In horse medicine this class is at once the most important and the most abused. Drugs which increase the amount of urine passed are called diuretics, and in the hands of the groom and carter have been productive of an incalculable amount of injury.
Diuretics are employed for so many purposes, and with such obvious results, that their popularity is easily accounted for. While increasing the actual quantity of fluid passed, they give relief to the kidneys by washing out the uriniferous tubes, and carrying away any accumulated mucus and fine saline particles which might eventuate in the production of calculi. They lower temperature and relieve the common symptoms of fever, and cause the removal of some of its products in the urinary discharges. In all diseases of the horse in which there is enlargement of the extremities and other depending parts from infiltration of fluid into the tissues, diuretics have a marked and immediate effect. In certain diseased conditions of the integument, as grease, cracked heels, mud fever, as well as obstructions and inflammatory swellings in the lymphatic or other vessels, diuretics are of great value.
The abuse consists chiefly in giving diuretics to healthy animals with a view to saving labour and making the skin glossy. In this connection it may be well to remind readers that a horse's urine being thick occasionally, more especially when green food is substituted for dry, is not necessarily a symptom of disease - but the majority of grooms would seem to regard it as such.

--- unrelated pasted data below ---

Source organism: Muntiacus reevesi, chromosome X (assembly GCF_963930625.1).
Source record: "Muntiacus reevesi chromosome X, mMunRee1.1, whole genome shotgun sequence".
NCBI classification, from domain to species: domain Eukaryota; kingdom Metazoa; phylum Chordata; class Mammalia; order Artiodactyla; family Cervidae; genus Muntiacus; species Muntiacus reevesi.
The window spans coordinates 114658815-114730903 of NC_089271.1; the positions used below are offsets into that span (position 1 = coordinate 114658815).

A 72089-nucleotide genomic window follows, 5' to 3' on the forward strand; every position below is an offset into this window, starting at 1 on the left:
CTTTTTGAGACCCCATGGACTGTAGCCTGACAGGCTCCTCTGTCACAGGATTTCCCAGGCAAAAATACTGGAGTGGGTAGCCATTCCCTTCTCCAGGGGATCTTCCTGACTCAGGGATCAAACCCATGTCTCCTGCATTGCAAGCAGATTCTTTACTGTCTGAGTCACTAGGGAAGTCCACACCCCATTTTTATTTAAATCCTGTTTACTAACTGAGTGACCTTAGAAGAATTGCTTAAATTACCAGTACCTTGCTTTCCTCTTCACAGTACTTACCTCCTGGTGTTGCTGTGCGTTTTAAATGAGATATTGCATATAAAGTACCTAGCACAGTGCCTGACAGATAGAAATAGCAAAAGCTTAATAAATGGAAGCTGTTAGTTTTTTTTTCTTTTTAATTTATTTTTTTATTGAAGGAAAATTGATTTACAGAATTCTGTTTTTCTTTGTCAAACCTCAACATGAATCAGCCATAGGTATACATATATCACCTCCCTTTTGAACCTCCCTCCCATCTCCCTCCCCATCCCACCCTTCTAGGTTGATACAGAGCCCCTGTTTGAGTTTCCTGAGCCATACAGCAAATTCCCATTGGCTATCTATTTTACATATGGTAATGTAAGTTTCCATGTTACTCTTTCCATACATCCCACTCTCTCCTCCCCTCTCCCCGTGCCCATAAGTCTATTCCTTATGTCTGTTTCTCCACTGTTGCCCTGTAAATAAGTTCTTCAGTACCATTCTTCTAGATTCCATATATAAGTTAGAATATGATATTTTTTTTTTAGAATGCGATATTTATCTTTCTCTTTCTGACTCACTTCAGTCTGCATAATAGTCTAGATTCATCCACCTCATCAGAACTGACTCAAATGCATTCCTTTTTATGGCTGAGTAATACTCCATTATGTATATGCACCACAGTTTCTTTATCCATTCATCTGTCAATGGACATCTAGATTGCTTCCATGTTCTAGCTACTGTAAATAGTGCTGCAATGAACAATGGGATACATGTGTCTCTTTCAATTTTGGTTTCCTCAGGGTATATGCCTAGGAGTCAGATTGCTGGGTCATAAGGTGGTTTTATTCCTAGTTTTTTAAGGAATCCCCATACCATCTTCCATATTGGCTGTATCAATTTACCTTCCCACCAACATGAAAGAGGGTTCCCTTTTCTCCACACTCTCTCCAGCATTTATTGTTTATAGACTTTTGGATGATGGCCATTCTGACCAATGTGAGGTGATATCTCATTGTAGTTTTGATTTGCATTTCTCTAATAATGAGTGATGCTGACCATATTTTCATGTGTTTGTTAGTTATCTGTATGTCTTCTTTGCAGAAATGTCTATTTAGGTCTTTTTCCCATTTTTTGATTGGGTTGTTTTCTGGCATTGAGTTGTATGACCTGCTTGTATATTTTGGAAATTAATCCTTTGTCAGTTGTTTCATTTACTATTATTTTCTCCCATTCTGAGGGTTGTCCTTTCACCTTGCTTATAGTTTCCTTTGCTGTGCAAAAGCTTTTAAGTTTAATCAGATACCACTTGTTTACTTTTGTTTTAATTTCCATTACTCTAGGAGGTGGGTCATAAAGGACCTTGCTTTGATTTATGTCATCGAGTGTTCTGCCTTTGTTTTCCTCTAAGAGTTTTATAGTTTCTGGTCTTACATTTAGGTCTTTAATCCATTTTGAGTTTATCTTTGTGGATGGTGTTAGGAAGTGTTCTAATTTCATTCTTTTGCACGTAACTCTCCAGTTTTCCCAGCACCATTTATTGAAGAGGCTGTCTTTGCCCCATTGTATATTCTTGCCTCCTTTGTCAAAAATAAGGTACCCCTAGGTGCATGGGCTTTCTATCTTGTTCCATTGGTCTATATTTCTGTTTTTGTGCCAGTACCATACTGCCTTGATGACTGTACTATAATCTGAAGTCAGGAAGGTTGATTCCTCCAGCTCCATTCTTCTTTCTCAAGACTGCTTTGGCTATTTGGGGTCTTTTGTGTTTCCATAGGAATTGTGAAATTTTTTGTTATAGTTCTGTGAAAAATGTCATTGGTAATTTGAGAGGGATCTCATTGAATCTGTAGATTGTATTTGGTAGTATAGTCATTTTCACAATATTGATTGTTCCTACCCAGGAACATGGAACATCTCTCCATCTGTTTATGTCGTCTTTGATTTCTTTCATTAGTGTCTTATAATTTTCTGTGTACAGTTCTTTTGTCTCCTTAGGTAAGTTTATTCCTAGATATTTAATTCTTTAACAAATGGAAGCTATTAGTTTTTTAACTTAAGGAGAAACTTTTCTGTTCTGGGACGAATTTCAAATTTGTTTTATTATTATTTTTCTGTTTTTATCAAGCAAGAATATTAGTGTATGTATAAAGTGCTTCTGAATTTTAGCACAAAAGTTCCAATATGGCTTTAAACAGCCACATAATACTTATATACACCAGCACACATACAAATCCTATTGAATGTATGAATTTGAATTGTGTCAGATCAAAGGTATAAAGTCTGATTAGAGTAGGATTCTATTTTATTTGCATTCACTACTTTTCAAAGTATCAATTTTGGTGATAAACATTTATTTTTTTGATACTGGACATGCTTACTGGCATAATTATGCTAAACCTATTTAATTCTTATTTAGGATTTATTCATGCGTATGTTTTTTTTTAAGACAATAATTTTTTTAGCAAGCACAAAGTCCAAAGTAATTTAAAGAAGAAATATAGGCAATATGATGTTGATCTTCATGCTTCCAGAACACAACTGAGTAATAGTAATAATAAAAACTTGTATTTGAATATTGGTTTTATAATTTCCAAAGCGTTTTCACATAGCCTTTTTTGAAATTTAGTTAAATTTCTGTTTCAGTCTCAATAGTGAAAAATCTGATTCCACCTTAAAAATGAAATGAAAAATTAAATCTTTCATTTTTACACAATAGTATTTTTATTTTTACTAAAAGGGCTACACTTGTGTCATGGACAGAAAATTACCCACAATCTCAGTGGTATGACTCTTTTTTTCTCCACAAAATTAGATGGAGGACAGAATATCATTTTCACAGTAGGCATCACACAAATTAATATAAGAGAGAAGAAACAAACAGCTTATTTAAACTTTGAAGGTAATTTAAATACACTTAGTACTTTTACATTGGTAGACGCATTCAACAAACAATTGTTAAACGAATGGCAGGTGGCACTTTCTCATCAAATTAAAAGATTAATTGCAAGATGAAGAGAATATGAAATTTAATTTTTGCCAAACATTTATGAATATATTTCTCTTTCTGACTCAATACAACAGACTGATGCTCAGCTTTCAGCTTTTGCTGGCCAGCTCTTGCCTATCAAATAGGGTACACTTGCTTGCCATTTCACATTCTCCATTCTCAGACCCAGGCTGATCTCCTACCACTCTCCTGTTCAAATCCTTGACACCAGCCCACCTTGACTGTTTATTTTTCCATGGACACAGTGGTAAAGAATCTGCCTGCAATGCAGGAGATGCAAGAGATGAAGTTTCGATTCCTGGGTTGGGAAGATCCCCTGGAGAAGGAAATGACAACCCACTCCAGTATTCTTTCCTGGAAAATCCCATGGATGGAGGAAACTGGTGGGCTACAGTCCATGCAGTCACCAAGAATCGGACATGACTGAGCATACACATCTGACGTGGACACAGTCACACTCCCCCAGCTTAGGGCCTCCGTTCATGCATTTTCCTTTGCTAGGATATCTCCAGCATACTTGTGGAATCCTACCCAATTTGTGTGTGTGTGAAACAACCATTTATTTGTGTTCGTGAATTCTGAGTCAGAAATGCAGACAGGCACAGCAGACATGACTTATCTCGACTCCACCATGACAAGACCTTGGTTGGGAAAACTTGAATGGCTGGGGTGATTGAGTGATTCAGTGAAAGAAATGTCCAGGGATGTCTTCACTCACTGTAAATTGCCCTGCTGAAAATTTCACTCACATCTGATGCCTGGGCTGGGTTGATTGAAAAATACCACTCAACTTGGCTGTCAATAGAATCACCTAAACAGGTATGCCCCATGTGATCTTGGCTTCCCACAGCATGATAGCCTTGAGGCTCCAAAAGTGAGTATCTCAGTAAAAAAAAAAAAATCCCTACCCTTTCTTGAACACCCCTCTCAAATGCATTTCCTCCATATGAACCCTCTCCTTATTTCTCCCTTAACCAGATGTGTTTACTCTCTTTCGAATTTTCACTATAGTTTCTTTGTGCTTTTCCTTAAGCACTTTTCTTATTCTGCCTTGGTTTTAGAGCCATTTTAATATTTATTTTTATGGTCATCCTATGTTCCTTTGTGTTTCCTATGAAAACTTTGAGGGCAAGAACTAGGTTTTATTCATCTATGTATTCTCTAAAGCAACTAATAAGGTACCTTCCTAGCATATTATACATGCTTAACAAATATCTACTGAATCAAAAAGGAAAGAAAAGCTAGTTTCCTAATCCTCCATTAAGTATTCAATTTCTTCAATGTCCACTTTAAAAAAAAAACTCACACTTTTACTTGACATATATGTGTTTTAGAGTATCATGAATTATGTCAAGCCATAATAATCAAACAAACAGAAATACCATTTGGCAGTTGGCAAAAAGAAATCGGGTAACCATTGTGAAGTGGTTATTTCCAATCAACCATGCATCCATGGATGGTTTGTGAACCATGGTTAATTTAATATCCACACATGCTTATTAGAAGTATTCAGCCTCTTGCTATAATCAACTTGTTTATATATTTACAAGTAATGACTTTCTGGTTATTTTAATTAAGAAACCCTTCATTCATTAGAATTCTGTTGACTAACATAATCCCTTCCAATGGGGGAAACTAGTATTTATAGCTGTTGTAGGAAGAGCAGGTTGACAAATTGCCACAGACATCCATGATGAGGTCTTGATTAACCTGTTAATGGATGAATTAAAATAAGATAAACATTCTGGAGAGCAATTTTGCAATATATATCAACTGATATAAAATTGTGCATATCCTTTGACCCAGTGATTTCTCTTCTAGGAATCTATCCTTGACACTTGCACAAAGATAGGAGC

The error is also frequently committed of giving diuretics to horses whose kidneys are already too active, and passing too much urine, with the common result that a harmless excess of secretion is converted into active disease.
The diuretic drugs most generally approved for horses are nitrate of potash (nitre), resin, soap, turpentine, spirit of nitrous ether (sweet spirit of nitre), balsam of copaiba, and the oils of juniper and aniseed. There are many drugs having more or less diuretic action, but the above list includes all those in common use and of well-proved therapeutic value.